What Drives 20% Net Operating Level at Any CI Company ... THE GOLD STANDARD
In today’s issue…
Business Model Fundamentals Revealed
598 words, total reading time 3 minutes
The gold standard of profit in CI is 20%. In practice, fewer than 15% of the companies we encounter achieve this level.
20% Net is achieved by generating enough gross margin and by controlling payroll costs. It does not get any simpler to see why a company is falling short.
Thru studying the financial performance of hundreds of CI companies we have learned a direct relationship between top line margin (without labor costs) and payroll. The axiom is this: you must generate $2 of TLM for every $1 of payroll. We have rarely seen a company miss the gold target by having too high OPEX (operating expenses). It is always lost at the pricing or the payroll window.
Another indicator is the relationship of Revenue to Payroll. Using a target TLM of 60%, you must generate 3.3x Revenue for TLM to be 2X each payroll dollar. A higher TLM (>60%) would require a lower revenue multiple (<3.3), and vice-versa.
Let’s take a $2M company with a payroll of $600K. If they have a TLM of 60% (=$1.2M) the math works, and you can solidly bet they are a 20%+ performer. The profit Math would be: Revenue $2M, GM $1.2M, Payroll $600K and OPEX $200K (10%). Of course, margin should not be limited to just 60% we often see 61% to even 70% in some companies.
These are undeniable truths substantiated by hundreds of companies in our industry.
So, what can be changed to meet the gold standard? You must control the 3 M’s: Mark Up, Mix and Margin. Mark up applies principally to Labor. Your billing rate needs to be 4X and preferably 4.5x your average raw wage rate. If billing rate is client sensitive, you will need to make up for it in hours estimated on each project (MIX).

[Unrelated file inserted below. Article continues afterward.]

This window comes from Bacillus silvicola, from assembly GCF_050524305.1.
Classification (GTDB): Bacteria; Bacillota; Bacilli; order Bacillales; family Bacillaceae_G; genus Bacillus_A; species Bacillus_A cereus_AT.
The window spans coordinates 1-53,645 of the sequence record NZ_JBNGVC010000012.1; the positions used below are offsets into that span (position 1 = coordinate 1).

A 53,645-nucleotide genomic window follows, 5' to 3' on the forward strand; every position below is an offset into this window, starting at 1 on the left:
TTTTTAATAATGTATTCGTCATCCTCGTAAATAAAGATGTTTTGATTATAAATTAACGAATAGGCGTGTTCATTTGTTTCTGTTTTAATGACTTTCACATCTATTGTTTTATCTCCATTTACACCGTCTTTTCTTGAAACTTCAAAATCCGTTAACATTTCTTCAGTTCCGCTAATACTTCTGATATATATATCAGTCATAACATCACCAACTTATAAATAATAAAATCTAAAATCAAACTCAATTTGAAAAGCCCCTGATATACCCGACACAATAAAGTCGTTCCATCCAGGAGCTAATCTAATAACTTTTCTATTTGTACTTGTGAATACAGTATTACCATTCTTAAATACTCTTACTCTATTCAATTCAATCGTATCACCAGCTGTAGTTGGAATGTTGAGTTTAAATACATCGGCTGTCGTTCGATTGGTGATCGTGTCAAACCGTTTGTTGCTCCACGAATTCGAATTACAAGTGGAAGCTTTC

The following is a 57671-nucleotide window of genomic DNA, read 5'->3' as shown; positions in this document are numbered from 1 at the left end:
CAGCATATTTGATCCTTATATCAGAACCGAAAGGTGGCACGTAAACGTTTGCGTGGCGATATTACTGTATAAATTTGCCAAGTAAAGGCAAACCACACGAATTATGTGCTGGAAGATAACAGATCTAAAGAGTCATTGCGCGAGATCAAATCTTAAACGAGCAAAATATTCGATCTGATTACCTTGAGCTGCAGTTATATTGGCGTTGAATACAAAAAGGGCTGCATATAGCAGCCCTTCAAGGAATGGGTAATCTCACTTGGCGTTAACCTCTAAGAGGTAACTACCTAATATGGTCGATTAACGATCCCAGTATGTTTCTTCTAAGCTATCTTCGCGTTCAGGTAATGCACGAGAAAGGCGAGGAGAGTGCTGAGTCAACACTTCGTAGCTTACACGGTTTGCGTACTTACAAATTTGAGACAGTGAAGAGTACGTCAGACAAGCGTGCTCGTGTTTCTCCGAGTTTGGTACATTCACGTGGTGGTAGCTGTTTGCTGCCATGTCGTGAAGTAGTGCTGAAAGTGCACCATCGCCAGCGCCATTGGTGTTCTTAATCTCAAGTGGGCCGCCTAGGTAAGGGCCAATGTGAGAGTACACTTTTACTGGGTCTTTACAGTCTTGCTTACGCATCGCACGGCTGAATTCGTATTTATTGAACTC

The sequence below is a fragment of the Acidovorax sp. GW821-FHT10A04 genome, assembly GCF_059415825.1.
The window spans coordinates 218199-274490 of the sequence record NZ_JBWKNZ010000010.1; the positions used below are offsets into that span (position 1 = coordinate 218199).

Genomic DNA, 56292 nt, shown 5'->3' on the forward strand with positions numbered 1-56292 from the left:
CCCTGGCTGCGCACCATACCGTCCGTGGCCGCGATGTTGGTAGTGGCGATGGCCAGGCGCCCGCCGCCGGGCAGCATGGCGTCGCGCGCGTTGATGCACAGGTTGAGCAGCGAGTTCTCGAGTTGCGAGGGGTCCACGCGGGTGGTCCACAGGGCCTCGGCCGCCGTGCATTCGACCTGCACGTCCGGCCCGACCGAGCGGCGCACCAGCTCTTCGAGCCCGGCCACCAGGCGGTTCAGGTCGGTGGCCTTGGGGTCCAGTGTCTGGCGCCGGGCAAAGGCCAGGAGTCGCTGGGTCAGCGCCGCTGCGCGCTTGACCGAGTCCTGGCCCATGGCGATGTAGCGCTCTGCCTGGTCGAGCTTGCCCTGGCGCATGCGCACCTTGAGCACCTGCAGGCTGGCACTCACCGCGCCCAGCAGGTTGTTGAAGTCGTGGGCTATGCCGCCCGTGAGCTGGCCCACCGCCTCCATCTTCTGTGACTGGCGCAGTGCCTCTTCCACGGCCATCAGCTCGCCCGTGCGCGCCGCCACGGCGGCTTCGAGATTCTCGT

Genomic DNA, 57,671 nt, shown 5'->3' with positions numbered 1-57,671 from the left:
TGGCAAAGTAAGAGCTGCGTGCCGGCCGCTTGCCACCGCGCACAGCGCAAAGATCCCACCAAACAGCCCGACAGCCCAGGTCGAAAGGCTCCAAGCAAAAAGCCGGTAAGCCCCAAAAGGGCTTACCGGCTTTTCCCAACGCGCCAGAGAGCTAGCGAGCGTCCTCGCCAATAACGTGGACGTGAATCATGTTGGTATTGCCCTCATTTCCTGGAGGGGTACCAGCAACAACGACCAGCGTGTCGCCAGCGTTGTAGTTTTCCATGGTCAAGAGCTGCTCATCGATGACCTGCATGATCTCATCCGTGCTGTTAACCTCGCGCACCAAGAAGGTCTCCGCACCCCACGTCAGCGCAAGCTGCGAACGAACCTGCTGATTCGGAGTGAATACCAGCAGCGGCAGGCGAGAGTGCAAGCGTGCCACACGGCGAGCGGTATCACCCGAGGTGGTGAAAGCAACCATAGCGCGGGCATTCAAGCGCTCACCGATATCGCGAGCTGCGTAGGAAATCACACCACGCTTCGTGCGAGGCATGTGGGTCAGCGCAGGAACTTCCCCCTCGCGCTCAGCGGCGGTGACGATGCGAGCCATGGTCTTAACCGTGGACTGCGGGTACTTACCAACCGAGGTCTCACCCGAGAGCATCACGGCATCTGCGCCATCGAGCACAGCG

That takes us to MIX. Labor mix needs to be 35% - 40% in most companies and rarely will less than 30% make the math work. Now, an occasional project can be below the target; high ticket equipment with low labor allocation can be winners. The average across projects is the important thing. And always, the goal is to complete the install in less than the estimated hours (margin opportunity). Also, on MIX if you are charging less than 7% for misc. parts you are probably not making enough money on them. Companies charging 2-3% are barely covering their costs. This is why we track them separately in our system.
The MARGIN on equipment is easily calculated from project pricing. Labor margin, though, cannot be known until after production is complete. (Parts margin should only be measured in aggregate, as non-inventory items they are rarely purchased specifically for a job). MIX percentages of project revenues allocated to Labor, and to Parts – are the key pre-production levers that can be pulled to assure a 60%+ TLM.
So, getting 30% to 35% LABOR MIX and 6% to 8% Parts MIX in your proposals is very helpful to maintaining the 20% net operating profit level. At the end of the day achieving 50% Labor Margin will seal the deal if all other levels are being maintained.
The keys again are:
Reviewing each proposal before it goes out the door to meet the standards. Getting your bill rate mark-up in line. Managing Labor Margin to 50%+. Keeping payroll to half of the TLM you are generating.
Do these basic things and your will generate lots of cash and sustainability in your business.